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  • Angela Malik

How do you shift unconscious biases in the workplace?

Updated: Oct 8, 2019

National Inclusion Week, which ran from 23 to 29 September, was one of many national events to take place last month. It was a good opportunity to stand back and assess how far we have – or haven’t – come regarding the diversity and inclusion (D&I) conversation in our industry. 


D&I has become an increasingly important part of corporate strategy. An evolved set of values leads to better-performing people, resulting in better-performing companies and higher share prices – “profit with purpose” as Black Rock chief executive Larry Fink describes it. He says it’s crucial businesses make a “positive contribution to society” – and he plans to hold them to account.


Accountability is taking front seat in our sector too. In early September, I led a business panel of senior sustainability executives from Greggs, Sodexo and Tesco, hosted by impact investor Hermes Investment Management, to take part in Plating Up Progress, a two-part collaborative project from the Food Foundation and the Food Climate Research Network. The aim was to scope a set of metrics that could help businesses and their investors assess food companies’ progress in transitioning to sustainable and healthy food. Disclosure is no longer enough and organisations must create measures of their success and societal impact. It’s what we are going to be measured against by the next generation.


After much activism such as #metoo, great strides have been taken to bring gender to the forefront of organisational consciousness and we have become comfortable with gender equality as a key metric of corporate diversity. Since changes to the Equality Act came into force in April 2017, companies with more than 250 employees have been legally required to report annual gender pay gap figures and the Hampton-Alexander Review has committed, through its annual disclosure report, to achieving the 33% target for women on boards and in leadership teams of FTSE 350 companies by 2020.


A glimpse through the 2018 Hampton report reveals the travel and leisure sector still lags woefully behind. We do have some worthy mentions, however, with Whitbread ranked tenth and Intercontinental Hotels Group 24th. Racial diversity, however, is even further behind and sits in a similar spot to where LGBT was 20 years ago, with no-one knowing how or where to start the conversation.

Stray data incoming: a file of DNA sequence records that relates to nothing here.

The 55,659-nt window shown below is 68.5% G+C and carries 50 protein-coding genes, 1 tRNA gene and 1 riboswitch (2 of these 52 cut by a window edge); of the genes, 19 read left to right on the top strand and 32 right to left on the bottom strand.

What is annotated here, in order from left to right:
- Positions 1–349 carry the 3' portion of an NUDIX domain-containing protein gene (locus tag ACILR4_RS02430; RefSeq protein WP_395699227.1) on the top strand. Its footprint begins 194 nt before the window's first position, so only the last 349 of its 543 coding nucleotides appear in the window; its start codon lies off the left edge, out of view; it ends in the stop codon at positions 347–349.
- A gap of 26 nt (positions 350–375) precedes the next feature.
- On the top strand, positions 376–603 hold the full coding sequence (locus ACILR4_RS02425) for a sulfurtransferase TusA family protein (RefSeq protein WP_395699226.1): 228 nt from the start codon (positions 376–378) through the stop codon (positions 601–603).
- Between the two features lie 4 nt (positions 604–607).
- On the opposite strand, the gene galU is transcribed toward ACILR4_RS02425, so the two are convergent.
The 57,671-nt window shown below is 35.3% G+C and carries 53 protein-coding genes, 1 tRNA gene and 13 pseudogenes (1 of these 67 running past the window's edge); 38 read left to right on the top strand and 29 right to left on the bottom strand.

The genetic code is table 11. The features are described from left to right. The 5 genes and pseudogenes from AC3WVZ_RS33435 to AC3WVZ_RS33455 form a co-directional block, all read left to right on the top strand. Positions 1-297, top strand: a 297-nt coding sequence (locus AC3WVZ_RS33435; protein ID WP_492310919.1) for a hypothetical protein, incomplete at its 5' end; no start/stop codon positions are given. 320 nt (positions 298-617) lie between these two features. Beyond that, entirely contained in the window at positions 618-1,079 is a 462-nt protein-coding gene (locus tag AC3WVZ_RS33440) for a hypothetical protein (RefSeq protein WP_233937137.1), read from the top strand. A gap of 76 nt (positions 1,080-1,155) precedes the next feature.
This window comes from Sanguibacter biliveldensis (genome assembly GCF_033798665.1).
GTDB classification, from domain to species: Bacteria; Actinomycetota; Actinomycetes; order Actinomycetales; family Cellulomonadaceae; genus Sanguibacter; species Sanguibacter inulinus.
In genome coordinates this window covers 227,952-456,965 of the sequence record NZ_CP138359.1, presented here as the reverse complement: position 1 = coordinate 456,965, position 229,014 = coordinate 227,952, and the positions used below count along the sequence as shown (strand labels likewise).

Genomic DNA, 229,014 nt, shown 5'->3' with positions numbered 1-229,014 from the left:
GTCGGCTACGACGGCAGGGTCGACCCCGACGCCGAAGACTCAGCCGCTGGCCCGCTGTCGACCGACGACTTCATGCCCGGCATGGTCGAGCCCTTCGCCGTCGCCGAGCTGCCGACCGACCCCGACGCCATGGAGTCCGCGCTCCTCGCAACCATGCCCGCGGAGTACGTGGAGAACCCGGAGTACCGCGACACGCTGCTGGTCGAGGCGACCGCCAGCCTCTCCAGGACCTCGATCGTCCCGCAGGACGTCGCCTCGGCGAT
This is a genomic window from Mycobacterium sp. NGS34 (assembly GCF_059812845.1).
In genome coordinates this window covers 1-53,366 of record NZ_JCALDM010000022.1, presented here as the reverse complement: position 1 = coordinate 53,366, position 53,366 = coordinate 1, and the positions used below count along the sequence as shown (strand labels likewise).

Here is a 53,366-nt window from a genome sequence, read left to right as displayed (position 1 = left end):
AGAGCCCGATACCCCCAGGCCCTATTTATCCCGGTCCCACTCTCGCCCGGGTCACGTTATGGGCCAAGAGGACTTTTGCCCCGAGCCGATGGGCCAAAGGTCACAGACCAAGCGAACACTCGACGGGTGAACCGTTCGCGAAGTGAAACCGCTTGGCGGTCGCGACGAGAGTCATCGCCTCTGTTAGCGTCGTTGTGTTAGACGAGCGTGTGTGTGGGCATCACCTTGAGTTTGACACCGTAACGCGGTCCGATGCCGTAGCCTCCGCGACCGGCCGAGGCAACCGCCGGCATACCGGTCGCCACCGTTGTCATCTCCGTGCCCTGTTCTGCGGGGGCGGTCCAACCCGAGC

As Women in Hospitality, Travel and Leisure 2020 (WiH2020) advisory board member on race and ethnicity, I was invited to present a session on “being BAME in hospitality, travel and leisure” to an audience of C-suite and HR leaders.


The aim of the session was to share experience of being a black, Asian or minority ethnic (BAME) person working in our industry, sharing the challenges experienced every day and discussing why it’s important to shift unconscious biases. We are still at the beginning of building truly racially inclusive organisations and my top three “must dos” are:


Understand the definition of BAME – appreciate intersectionality: Break down BAME into which minorities it covers. Ensure understanding of the racial backgrounds and differences in religion, ethnicity etc.


Radical recruitment: Have clear targets for the percentage of BAME candidates, for example 10% of a shortlist. Expand into a broader search pool and partner with networks and firms who can help.


Relationships and role models: Raise the profile of key BAME professionals in your organisation. Encourage role models to tell their stories through different mediums such as videos, lunch and learns, and podcasts. Consider reverse mentoring, BAME on BAME mentoring, and BAME on non-BAME mentoring across the organisation.


First published in Propel Friday Opinion.